About this artwork

This exceptional picture is one of only three fully finished watercolours to have survived from Lusieri’s twenty years’ activity in Greece. Lusieri discovered the double-urn in 1804 during the excavation of a burial mound outside Athens. The outer vase was made of white marble and had been damaged by the weight of the tomb. The bronze inner vase contained some burnt bones and a sprig of myrtle made of gold. These two urns were part of the original group of ‘Elgin Marbles’ purchased in 1816 for the British Museum, and remain there today. Lusieri’s highly accurate watercolour was bequeathed to the National Gallery of Scotland by Lady Ruthven. She met Lusieri in Athens in 1819 while travelling through Greece with her husband, and is assumed to have acquired this picture then.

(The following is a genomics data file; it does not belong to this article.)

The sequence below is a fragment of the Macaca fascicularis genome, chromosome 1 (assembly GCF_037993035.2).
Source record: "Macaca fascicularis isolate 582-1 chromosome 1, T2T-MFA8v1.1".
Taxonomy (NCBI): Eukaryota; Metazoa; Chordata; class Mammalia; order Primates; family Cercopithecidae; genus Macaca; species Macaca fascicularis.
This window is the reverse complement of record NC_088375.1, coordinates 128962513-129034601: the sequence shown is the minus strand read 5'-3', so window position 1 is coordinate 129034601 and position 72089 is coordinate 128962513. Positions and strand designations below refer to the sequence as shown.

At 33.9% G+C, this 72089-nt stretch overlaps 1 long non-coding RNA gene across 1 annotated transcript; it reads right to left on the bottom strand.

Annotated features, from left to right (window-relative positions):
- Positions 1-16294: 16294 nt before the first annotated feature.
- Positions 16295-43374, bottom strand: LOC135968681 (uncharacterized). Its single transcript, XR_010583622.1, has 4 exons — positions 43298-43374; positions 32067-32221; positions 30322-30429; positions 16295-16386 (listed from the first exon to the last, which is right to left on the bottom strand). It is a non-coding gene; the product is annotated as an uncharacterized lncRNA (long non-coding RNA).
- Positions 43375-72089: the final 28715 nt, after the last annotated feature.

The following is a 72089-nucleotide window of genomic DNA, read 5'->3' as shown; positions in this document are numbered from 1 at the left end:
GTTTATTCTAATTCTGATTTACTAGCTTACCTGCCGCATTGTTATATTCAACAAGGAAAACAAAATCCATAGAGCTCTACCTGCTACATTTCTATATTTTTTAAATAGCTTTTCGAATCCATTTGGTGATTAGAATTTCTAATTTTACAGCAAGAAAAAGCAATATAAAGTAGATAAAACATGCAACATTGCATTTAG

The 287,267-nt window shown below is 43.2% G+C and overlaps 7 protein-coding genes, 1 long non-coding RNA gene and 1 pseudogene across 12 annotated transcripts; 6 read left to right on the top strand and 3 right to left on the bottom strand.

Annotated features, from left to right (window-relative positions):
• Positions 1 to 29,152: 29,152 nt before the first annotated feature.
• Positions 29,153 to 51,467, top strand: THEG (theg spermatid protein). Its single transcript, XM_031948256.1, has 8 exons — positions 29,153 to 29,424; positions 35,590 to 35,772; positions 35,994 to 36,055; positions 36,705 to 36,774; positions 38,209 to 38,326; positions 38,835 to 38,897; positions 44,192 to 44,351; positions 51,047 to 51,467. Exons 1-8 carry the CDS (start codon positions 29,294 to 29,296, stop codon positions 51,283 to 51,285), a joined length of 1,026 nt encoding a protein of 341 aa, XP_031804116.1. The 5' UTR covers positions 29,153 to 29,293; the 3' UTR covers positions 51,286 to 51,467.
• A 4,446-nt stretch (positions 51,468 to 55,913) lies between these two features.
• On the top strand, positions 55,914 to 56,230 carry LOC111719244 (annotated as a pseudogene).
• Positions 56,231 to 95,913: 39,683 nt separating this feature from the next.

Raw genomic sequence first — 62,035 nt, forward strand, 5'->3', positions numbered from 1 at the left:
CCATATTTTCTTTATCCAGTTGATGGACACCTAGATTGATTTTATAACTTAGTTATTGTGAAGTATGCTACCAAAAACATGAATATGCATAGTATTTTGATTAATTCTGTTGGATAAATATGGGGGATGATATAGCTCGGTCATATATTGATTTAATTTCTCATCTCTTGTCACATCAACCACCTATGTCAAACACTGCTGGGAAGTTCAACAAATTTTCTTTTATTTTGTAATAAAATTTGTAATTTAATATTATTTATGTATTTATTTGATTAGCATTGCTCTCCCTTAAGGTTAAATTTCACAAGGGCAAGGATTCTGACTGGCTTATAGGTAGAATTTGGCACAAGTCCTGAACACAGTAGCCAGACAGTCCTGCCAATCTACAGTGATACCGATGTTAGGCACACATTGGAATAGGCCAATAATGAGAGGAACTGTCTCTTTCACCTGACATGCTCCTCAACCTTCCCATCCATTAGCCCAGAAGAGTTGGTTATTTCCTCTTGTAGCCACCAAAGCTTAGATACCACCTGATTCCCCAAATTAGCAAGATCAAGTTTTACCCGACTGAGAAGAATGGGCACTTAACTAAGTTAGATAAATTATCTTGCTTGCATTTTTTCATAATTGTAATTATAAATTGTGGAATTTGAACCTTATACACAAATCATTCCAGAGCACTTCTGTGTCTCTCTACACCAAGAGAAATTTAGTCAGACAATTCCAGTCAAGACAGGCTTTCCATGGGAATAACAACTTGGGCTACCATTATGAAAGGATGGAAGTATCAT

• title:
    A Greek Double Urn
  • accession number:
    D NG 711
  • artist:
  • gallery:
  • object type:
  • materials:
    Watercolour over pencil on paper
  • date created:
    About 1804
  • measurements:
    26.10 x 30.20 cm
  • credit line:
    Mary Hamilton Campbell, Lady Ruthven Bequest 1885

Giovanni Battista Lusieri

Giovanni Battista Lusieri